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Panasonic to start producing new Tesla lithium-ion batteries in 2023

The next-generation version offers one of the world's longest ranges.

Panasonic to start producing new Tesla lithium-ion batteries in 2023

Panasonic will start mass production of new lithium-ion batteries that increase the range of electric vehicles over 15% as early as 2023, with the first deliveries heading for Tesla.

The new battery is expected to give the vehicles one of the world’s longest ranges per battery weight and will compete with rival South Korean and Chinese battery makers. Given that EVs will be able to travel farther on a single charge, Panasonic expects the shift to EVs will accelerate and is investing heavily in the development of such batteries.

Panasonic began developing the new 4680 battery cells on request from Tesla. Tesla says its current flagship Model S has a range of about 650 km on a single charge. With the new battery, calculations show its range will improve to around 750 km.

CEO Elon Musk says the company wants to make its own batteries to supplement supply and that Tesla will continue to procure batteries from Panasonic or other battery manufacturers. Batteries make up 30% of the total cost of each EV.

The new battery will be twice as big as older versions, with a fivefold increase in capacity. This will allow car manufacturers to cut down on the number of batteries used in each car, which will also reduce the time taken to fit them in the vehicles.

Given its high efficiency, it will cost 10% to 20% less to produce these new batteries, compared with older versions on the basis of capacity.

But Mercedes-Benz plans to start mass production of a new model this year that can travel 1,000 km on a single charge using batteries made by China’s CATL, as the global development race for safer, cheaper, and long-life batteries intensifies.

Panasonic is expanding its plant in Wakayama prefecture and bringing in new equipment to mass produce the new Tesla batteries, with a fresh investment of around 80 billion yen ($704 million). It already has EV battery plants in Japan and U.S. and supplies batteries to EV plants operated by Tesla in California.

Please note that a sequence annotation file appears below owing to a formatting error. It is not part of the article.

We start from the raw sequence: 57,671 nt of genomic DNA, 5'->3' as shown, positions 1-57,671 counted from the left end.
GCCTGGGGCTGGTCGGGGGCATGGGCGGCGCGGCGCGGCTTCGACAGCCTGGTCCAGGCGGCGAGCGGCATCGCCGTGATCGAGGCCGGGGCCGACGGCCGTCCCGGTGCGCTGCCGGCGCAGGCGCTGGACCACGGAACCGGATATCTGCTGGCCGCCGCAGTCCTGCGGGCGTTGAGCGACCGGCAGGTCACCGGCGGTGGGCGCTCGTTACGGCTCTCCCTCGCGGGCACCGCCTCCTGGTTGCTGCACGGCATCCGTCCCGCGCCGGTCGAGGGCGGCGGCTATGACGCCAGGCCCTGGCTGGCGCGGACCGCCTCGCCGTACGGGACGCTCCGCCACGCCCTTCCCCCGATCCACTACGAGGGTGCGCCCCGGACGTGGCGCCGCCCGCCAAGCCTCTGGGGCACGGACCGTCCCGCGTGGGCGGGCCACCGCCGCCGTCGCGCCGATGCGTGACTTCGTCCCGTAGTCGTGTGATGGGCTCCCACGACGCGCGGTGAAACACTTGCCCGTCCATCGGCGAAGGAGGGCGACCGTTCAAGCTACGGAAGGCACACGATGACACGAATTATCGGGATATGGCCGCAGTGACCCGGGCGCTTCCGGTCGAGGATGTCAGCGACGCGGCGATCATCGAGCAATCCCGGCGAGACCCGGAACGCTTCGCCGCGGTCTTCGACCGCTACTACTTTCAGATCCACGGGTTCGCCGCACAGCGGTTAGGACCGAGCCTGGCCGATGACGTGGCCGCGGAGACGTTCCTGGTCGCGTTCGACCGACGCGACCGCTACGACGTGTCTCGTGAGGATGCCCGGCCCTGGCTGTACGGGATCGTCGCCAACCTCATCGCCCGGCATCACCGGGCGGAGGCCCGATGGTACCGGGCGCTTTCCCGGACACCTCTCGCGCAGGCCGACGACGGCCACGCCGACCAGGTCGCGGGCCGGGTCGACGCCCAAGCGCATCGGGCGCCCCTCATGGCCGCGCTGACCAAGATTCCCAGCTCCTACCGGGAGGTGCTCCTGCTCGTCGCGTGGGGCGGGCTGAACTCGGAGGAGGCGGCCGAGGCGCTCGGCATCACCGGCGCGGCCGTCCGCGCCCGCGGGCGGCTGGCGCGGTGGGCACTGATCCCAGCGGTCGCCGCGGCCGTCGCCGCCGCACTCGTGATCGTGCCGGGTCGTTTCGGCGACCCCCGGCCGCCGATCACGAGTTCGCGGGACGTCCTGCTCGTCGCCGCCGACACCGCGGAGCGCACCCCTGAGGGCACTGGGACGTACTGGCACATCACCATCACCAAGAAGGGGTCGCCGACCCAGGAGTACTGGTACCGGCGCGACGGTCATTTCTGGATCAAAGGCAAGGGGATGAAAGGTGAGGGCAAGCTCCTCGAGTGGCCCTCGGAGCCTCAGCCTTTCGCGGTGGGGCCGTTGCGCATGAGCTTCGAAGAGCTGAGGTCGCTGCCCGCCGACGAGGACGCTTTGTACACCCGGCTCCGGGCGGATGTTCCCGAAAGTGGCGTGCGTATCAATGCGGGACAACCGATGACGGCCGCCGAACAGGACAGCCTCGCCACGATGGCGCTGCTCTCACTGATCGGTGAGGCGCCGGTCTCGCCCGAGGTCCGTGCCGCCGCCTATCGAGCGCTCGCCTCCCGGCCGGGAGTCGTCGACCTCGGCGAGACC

The Wakayama factory’s annual production capacity is still under discussion but it is expected to be around 10 gigawatts per year which is equivalent to 150,000 EVs. This is around 20% of Panasonic’s production capacity.

Panasonic plans to partially start operations this year to establish safe, efficient techniques before beginning mass production next year. The company has plans to expand mass production in plants in the U.S. or other countries.

Apart from Tesla and Mercedes, other carmakers and battery makers are also rushing into the sector.

CATL has also announced a series of investment plans, with a total investment amount of close to 2 trillion yen. LG Chem has raised around 1 trillion yen by listing its affiliated company and plans to use the proceeds to invest in the U.S. Toyota Motor plans to invest 2 trillion yen in battery production and development by 2030.

While all-solid-state batteries are lauded as safer next-generation batteries, it is expected to take time before the version becomes commonly used. Panasonic is aiming to make its new lithium-iron battery “the new global standard in EVs” and wants to supply to other carmakers too.

Thanks to demand from Tesla, Panasonic once had a big chunk of the EV battery market. However, CATL and LG Chem in 2019 started supplying batteries to the Tesla plant in China, causing Panasonic to lose market share, which it is now trying to claw back through development of the new battery.

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